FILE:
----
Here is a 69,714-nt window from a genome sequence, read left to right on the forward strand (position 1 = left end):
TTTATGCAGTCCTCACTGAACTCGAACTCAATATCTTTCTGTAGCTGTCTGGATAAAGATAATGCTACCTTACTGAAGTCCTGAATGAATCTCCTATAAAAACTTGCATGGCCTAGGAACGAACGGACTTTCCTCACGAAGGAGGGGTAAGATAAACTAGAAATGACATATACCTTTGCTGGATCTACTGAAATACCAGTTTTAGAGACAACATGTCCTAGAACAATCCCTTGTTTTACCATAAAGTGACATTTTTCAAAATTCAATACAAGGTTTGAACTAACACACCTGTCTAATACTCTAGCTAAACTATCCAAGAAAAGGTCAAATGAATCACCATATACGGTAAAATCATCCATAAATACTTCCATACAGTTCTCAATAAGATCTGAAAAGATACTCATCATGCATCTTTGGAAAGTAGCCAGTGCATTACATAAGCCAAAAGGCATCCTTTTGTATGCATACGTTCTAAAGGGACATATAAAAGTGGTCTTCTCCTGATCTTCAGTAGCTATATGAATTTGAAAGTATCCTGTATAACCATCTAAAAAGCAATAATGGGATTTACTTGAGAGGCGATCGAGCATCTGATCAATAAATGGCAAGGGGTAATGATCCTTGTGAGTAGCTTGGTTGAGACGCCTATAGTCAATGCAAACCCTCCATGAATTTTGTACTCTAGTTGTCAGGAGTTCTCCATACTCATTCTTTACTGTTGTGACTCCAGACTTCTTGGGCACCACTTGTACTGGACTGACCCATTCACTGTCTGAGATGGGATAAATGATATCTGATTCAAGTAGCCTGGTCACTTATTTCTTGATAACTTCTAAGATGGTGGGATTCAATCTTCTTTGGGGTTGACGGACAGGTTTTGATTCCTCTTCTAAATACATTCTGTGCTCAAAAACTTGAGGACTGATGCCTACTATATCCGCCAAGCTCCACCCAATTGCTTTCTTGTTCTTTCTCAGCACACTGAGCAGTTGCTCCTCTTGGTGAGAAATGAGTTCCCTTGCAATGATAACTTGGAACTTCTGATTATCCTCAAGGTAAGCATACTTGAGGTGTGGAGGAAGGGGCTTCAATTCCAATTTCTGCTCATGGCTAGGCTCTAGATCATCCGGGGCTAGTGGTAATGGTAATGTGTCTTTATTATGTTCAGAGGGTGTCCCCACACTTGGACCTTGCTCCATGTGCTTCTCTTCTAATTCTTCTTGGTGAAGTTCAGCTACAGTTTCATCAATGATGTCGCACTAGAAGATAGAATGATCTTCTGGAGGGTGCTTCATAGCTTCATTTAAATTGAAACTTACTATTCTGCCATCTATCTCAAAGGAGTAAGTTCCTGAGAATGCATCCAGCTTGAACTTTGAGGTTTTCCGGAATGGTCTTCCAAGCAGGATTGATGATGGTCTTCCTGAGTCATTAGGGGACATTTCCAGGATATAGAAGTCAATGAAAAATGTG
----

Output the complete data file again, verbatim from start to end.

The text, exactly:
Here is a 69,714-nt window from a genome sequence, read left to right on the forward strand (position 1 = left end):
TTTATGCAGTCCTCACTGAACTCGAACTCAATATCTTTCTGTAGCTGTCTGGATAAAGATAATGCTACCTTACTGAAGTCCTGAATGAATCTCCTATAAAAACTTGCATGGCCTAGGAACGAACGGACTTTCCTCACGAAGGAGGGGTAAGATAAACTAGAAATGACATATACCTTTGCTGGATCTACTGAAATACCAGTTTTAGAGACAACATGTCCTAGAACAATCCCTTGTTTTACCATAAAGTGACATTTTTCAAAATTCAATACAAGGTTTGAACTAACACACCTGTCTAATACTCTAGCTAAACTATCCAAGAAAAGGTCAAATGAATCACCATATACGGTAAAATCATCCATAAATACTTCCATACAGTTCTCAATAAGATCTGAAAAGATACTCATCATGCATCTTTGGAAAGTAGCCAGTGCATTACATAAGCCAAAAGGCATCCTTTTGTATGCATACGTTCTAAAGGGACATATAAAAGTGGTCTTCTCCTGATCTTCAGTAGCTATATGAATTTGAAAGTATCCTGTATAACCATCTAAAAAGCAATAATGGGATTTACTTGAGAGGCGATCGAGCATCTGATCAATAAATGGCAAGGGGTAATGATCCTTGTGAGTAGCTTGGTTGAGACGCCTATAGTCAATGCAAACCCTCCATGAATTTTGTACTCTAGTTGTCAGGAGTTCTCCATACTCATTCTTTACTGTTGTGACTCCAGACTTCTTGGGCACCACTTGTACTGGACTGACCCATTCACTGTCTGAGATGGGATAAATGATATCTGATTCAAGTAGCCTGGTCACTTATTTCTTGATAACTTCTAAGATGGTGGGATTCAATCTTCTTTGGGGTTGACGGACAGGTTTTGATTCCTCTTCTAAATACATTCTGTGCTCAAAAACTTGAGGACTGATGCCTACTATATCCGCCAAGCTCCACCCAATTGCTTTCTTGTTCTTTCTCAGCACACTGAGCAGTTGCTCCTCTTGGTGAGAAATGAGTTCCCTTGCAATGATAACTTGGAACTTCTGATTATCCTCAAGGTAAGCATACTTGAGGTGTGGAGGAAGGGGCTTCAATTCCAATTTCTGCTCATGGCTAGGCTCTAGATCATCCGGGGCTAGTGGTAATGGTAATGTGTCTTTATTATGTTCAGAGGGTGTCCCCACACTTGGACCTTGCTCCATGTGCTTCTCTTCTAATTCTTCTTGGTGAAGTTCAGCTACAGTTTCATCAATGATGTCGCACTAGAAGATAGAATGATCTTCTGGAGGGTGCTTCATAGCTTCATTTAAATTGAAACTTACTATTCTGCCATCTATCTCAAAGGAGTAAGTTCCTGAGAATGCATCCAGCTTGAACTTTGAGGTTTTCCGGAATGGTCTTCCAAGCAGGATTGATGATGGTCTTCCTGAGTCATTAGGGGACATTTCCAGGATATAGAAGTCAATGAAAAATGTG